Volume 17 - Issue 04
April 2019
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Posted on: Apr 23, 2019


Part - 5

Part 1 | Part 2 | Part 3 | Part 4

The Sai Pancharatna Kritis are special Carnatic compositions describing the life story and the glory of the Sathya Sai Avatar. They were first presented at the Lotus Feet in the year of Swami's 90th Birthday on Aradhana Day 2015.

The Sai Pancharatna Kritis being offered at the Sannidhi on April 24, 2015

Sai Pancharatnas – Lyrics and Meaning

Sai Pancharatnas – Tutorial

Subsequent to this presentation, in answer to many devotees' queries, we had many live Radio Sai discussions about the making and the meaning of these compositions in our programs “Outside Inside Deep Inside” as well as “Morning Glory”.

Presented below are edited excerpts of the third 'Outside Inside Deep Inside' discussion which had as its participants, Radio Sai team members, C. G. Sai Prakash (CG), Anirudh Srinivasan (AS), and Bishu Prusty (BP), as well as Ms S. V. Vasumathi (SVV), the Vice Principal of Sri Vishwa Vidyalaya Matriculation High School, Chennai. 

In this episode they dwell on the musical beauty as well as profound depth of the lyrics of the first Sai Pancharatna Kriti – “Pranamami Saiesha”.

The Structure of Pancharatna Kritis vis-a-vis Tyagaraja Kritis

CG: Raj Kumar Bharathi Sir has chosen Gambheera Nattai for the first kriti and there's no doubt that this is a very grand raga for the opening.

AS: Yes. It's a grand opening song. The lyrics definitely make the most impact with their meaning, as they are very rich. But what adds so much of colour to the lyrics is the raga which has been selected.

When I heard the first line ‘Pranamami Sayeesha’, I felt the way it is tuned is so divine! You can just close your eyes and listen to the song.

praṇamāmi sāyīśa sakala bhuvana śubhakara ghanacarita 

sṛṣṭi sthiti kāraka suguṇākara ratnākara vamśābdhi sudhākara

praṇatārtihara śivaśakti rūpa bhāradvāja gōtrōdbhava 

nī padamu sōki bhuvi dhanyamāye nī karuṇakilanu evaru sāṭi

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CG: When you sing ‘sakala bhuvana shubhakara’, the way the word ‘bhuvana’ is tuned gives a feeling of roundness! It makes you really feel, “Yes, yes! He is talking of the whole world!”

SVV: Correct!

CG: That's what I meant when I said that Sir has taken word by word and tuned! One unique feature of the Sai Pancharatnas is that there is no scope for unclear pronunciation of the words. The tune has been made in such a way that you are forced to pronounce the words clearly.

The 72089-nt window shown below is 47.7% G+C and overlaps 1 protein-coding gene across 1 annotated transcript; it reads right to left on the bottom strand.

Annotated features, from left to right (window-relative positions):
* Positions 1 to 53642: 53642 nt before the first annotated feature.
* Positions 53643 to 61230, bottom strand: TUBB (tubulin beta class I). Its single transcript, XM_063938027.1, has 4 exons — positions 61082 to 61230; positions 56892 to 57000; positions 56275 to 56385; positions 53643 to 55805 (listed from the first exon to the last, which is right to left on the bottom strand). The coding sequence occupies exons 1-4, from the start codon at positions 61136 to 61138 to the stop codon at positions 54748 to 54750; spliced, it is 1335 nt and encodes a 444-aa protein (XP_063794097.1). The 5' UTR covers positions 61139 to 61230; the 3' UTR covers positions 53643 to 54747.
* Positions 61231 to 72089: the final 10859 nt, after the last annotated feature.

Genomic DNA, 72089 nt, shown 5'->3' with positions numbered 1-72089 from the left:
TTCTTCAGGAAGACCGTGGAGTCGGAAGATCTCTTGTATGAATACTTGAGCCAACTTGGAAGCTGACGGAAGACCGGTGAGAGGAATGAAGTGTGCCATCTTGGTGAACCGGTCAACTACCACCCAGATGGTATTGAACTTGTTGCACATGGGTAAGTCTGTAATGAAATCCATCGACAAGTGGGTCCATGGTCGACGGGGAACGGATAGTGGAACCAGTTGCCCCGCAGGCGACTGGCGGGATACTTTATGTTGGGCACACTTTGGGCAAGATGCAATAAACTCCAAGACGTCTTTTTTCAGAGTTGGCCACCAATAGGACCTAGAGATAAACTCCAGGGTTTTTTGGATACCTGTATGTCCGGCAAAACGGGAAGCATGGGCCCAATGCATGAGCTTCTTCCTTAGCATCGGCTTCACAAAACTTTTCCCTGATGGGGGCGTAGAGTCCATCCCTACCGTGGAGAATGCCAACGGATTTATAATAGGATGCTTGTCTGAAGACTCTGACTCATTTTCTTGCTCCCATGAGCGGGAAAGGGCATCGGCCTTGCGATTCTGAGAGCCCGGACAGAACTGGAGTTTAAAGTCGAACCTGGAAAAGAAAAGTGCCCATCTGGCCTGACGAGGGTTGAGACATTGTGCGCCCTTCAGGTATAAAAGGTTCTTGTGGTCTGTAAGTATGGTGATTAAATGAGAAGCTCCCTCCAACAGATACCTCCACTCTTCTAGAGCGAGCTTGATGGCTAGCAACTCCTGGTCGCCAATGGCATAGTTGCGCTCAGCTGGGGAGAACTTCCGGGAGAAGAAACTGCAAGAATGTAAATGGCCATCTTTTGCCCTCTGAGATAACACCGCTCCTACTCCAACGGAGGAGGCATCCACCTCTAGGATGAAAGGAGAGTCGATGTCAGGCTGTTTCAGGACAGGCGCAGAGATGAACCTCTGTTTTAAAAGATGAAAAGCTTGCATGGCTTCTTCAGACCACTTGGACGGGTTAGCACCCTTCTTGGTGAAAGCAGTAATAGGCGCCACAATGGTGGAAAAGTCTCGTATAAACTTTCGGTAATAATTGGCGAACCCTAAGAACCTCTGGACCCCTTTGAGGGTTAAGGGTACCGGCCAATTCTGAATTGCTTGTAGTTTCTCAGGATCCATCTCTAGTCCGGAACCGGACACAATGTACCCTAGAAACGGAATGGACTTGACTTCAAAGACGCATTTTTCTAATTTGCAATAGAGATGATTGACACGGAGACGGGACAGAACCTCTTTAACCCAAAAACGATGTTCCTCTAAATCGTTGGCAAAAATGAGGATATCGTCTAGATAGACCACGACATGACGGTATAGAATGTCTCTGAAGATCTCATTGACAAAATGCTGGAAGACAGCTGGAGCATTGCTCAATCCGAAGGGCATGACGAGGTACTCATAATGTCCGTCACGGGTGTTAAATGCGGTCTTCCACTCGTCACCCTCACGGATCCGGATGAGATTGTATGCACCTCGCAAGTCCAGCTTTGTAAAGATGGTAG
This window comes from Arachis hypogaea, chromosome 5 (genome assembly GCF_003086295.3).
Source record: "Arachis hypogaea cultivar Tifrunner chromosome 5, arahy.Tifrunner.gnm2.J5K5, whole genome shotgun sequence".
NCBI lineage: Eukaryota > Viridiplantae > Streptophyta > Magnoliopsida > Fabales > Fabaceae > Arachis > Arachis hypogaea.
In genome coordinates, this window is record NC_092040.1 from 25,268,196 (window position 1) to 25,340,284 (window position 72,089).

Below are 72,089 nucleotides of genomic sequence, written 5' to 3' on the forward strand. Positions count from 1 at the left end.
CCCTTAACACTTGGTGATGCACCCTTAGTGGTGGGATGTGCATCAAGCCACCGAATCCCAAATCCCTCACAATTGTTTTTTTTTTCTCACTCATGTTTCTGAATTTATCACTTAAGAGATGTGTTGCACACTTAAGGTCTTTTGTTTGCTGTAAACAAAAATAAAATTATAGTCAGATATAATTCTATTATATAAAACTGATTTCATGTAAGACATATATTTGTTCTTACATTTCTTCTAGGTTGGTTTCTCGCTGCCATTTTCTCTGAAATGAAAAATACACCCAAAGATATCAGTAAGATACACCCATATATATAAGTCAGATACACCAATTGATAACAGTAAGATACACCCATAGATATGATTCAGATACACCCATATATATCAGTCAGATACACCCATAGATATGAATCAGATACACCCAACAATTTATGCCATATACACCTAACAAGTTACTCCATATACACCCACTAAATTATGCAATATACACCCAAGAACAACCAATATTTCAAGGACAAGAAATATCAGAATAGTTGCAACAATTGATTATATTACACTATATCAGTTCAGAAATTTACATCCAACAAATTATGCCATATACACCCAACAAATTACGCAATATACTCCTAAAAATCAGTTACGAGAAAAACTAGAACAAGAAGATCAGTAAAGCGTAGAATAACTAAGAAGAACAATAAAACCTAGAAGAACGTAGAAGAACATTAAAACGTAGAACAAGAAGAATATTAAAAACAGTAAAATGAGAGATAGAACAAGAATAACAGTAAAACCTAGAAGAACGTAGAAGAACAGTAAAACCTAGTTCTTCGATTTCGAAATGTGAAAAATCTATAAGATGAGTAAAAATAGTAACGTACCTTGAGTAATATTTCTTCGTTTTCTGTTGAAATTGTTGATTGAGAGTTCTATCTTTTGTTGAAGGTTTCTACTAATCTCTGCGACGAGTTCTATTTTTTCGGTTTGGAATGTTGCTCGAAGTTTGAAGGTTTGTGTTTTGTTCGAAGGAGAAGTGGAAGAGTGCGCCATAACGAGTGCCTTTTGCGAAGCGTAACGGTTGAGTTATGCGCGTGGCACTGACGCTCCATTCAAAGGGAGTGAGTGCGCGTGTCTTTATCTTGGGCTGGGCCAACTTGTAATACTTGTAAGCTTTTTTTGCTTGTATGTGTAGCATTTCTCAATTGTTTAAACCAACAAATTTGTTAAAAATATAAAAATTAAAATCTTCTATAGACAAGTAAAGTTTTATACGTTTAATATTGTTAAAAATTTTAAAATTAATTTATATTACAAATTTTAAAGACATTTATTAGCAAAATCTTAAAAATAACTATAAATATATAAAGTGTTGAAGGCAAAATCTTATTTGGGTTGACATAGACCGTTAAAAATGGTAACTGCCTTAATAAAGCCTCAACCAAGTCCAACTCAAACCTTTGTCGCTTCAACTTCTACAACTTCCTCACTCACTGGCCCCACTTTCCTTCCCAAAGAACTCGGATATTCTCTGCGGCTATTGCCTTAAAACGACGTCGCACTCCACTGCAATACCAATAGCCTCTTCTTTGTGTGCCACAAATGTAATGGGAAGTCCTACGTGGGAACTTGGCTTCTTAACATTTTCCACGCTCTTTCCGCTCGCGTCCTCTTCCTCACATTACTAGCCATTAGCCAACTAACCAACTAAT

SVV: There is a practice where some singers do not close their mouth at all. Instead of singing ‘mm’ they tend to sing ‘unnn’. Sir was very particular that we close our mouths and render the aksharams (syllables) very perfectly. Some of us were from Tamil Nadu and other states and so he said that the pronunciation has to be correct with respect to where the stress has to be given. All through our rehearsals he kept telling us, “Close your mouth here. Give the stress here.” It is rare to see someone giving attention to this much detail!

CG: This first kriti is dedicated to Swami's birth and lineage, His early life and how He did His early leelas and mahimas, and attracted the devotees. There were simple devotees and the sophisticated from the cities as well as intellectuals and holy men.

In fact, the second charanam of this kriti says, ‘Sadhu mauni jana prarthana phalitham’ which means "Owing to the prayers of the sadhus, You came down to earth." So Swami's incarnation caters to all people from all walks of life.

I have a question for Anirudh. Have you learnt Carnatic music for a few years?

AS: Yes.

CG: I think there is a distinctive feature in Tyagaraja's Pancharatna Kritis in the way they are composed and their structure. The structure of the Sai Pancharatna kritis and the way they are composed are also in line with those kritis. But what I wanted to ask is this: is the structure of Tyagaraja's Pancharatna Kritis different from regular kritis?

AS: Tyagaraja's Pancharatna kritis are unique five gems of Carnatic music. Many kritis have a pallavi or two lines in the beginning and then the anupallavi and the charanam. There are many kritis and even varnams where one more element called chittaswaram is there. These are a short sequence of swaras after the pallavi. They can be sung in the first speed and sometimes we sing them even later in the second speed like how we have in varnams.